FAA begins building oceanic air traffic system

The Federal Aviation Administration has accepted the initial hardware and software for a new air traffic management system that will improve separation of aircraft flying over U.S. oceanic airspace, FAA said yesterday.

Lockheed Martin Corp. is developing Advanced Technologies and Oceanic Procedures to replace FAA's existing systems and procedures.

ATOP will let controllers reduce the space between airborne aircraft while preserving passenger safety and, in the process, improve fuel efficiency and costs, the company said.

ATOP will increase international air travel capacity and automate the manual processes now used, a Lockheed Martin spokeswoman said. The system, which FAA accepted July 31, will integrate flight data processing, detect conflicts between aircraft and provide data link and surveillance capabilities.

FAA expects to begin using the system next June, said Charlie Keegan, FAA's associate administrator for research and acquisitions. Full system operation is slated for 2005. By that time, the highest percentage increase in air traffic is projected to occur across the Atlantic and Pacific oceans, FAA said.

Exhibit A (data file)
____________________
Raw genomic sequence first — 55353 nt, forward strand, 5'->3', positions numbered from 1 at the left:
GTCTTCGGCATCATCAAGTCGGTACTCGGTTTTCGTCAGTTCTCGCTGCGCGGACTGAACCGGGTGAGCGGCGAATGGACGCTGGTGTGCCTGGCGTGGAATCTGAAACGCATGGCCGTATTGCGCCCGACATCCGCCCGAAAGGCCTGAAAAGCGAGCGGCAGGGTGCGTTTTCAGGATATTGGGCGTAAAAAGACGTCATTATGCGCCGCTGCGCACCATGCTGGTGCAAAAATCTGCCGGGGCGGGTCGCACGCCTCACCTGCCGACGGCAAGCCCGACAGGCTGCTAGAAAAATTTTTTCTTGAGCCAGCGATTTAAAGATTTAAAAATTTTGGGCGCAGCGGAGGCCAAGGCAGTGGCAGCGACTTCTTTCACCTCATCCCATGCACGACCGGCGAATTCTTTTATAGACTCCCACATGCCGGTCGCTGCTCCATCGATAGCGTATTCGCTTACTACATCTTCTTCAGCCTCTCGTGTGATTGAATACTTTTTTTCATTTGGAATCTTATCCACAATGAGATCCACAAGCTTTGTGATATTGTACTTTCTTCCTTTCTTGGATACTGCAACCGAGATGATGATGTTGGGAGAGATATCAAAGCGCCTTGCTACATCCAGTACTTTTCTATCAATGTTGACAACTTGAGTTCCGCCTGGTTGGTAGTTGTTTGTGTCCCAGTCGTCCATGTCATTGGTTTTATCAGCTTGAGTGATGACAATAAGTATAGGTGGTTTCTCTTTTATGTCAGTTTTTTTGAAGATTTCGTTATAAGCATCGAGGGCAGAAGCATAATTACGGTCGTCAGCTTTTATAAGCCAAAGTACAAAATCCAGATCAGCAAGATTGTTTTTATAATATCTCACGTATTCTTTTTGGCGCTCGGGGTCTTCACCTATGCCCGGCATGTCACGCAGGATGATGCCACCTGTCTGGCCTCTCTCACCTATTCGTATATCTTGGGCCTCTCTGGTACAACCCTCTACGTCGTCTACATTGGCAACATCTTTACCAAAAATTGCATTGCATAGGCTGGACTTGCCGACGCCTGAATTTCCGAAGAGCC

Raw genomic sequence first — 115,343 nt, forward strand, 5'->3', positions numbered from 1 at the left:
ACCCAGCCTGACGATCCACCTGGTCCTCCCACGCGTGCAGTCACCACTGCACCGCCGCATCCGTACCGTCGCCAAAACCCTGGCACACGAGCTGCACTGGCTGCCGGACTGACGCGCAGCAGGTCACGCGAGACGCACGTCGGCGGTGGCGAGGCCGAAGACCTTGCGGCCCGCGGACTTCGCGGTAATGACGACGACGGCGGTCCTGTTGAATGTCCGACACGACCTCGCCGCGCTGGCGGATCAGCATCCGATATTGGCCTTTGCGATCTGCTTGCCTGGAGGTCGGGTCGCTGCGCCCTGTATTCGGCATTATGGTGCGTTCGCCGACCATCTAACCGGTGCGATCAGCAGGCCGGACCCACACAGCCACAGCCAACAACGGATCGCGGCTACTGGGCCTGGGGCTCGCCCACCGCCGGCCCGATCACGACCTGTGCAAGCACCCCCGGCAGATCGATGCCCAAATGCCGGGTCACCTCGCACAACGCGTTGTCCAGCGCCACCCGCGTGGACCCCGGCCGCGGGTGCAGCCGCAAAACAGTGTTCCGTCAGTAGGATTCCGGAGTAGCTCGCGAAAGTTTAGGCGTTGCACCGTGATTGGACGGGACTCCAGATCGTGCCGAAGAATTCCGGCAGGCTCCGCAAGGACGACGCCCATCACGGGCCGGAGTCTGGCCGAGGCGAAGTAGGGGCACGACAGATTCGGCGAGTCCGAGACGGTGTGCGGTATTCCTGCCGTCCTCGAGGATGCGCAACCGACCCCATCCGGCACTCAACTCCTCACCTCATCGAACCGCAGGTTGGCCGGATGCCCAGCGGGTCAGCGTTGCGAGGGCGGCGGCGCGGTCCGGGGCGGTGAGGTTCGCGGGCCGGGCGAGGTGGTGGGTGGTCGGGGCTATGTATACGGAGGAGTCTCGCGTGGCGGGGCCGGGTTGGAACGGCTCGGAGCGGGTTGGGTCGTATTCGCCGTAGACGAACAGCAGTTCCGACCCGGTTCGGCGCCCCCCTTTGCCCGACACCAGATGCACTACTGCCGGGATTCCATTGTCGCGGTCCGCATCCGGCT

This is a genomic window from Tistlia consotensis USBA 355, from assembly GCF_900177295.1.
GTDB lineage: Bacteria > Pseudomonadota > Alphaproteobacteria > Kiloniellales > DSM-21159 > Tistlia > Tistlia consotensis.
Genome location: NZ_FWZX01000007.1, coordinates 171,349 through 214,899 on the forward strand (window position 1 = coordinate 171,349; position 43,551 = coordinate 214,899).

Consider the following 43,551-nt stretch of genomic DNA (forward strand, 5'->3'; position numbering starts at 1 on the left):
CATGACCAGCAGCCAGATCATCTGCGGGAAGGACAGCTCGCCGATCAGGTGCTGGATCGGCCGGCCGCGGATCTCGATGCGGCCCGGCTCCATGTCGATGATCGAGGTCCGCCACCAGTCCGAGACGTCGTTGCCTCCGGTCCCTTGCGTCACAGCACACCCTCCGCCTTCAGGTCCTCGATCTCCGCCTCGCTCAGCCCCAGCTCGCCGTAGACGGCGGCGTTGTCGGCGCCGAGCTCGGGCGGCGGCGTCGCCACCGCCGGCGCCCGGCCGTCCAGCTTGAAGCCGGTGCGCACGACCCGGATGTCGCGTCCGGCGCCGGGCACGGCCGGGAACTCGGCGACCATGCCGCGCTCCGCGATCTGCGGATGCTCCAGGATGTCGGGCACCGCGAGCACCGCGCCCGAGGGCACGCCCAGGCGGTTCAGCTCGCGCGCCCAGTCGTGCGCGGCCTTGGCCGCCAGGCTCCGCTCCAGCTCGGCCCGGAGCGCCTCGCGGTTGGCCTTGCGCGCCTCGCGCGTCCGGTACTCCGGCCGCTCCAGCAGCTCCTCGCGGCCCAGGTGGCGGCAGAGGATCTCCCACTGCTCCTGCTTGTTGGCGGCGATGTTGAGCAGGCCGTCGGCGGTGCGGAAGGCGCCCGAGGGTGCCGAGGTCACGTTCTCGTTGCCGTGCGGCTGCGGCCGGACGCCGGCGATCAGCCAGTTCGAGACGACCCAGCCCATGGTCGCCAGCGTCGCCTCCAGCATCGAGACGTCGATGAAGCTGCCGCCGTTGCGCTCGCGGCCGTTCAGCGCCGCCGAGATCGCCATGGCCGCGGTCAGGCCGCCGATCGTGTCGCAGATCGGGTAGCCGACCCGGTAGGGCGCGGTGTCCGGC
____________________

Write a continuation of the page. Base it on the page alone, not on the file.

FAA is installing the upgraded system at air route traffic control centers in Oakland, Calif., New York and Anchorage, Alaska, as pilot sites to test the system and to train controllers and technicians. Oakland will begin using ATOPS in June 2004, said David Ford, leader, FAA's Oceanic and Offshore Integrated Product Team.

Oceanic air traffic control has no radar tracking of aircraft and no direct radio communication, as domestic air traffic does. Position reports based on onboard aircraft navigational systems are radioed to the controller. Due to the uncertainty in position report reliability, planned overseas flight tracks must provide greater separation margins to ensure safe flights, FAA said.

The ATOP system will manage approximately 80 percent of the world's controlled oceanic airspace, which includes about 24 million square miles over the Atlantic, Pacific and Arctic oceans. The system will be integrated with the radar processing functions of the microprocessor en route automated radar tracking system, which will support tracking of aircraft using primary and secondary radar inputs and automatic dependent surveillance broadcast.

Mary Mosquera writes for Government Computer News magazine

About the Author

Mary Mosquera is a reporter for Federal Computer Week.

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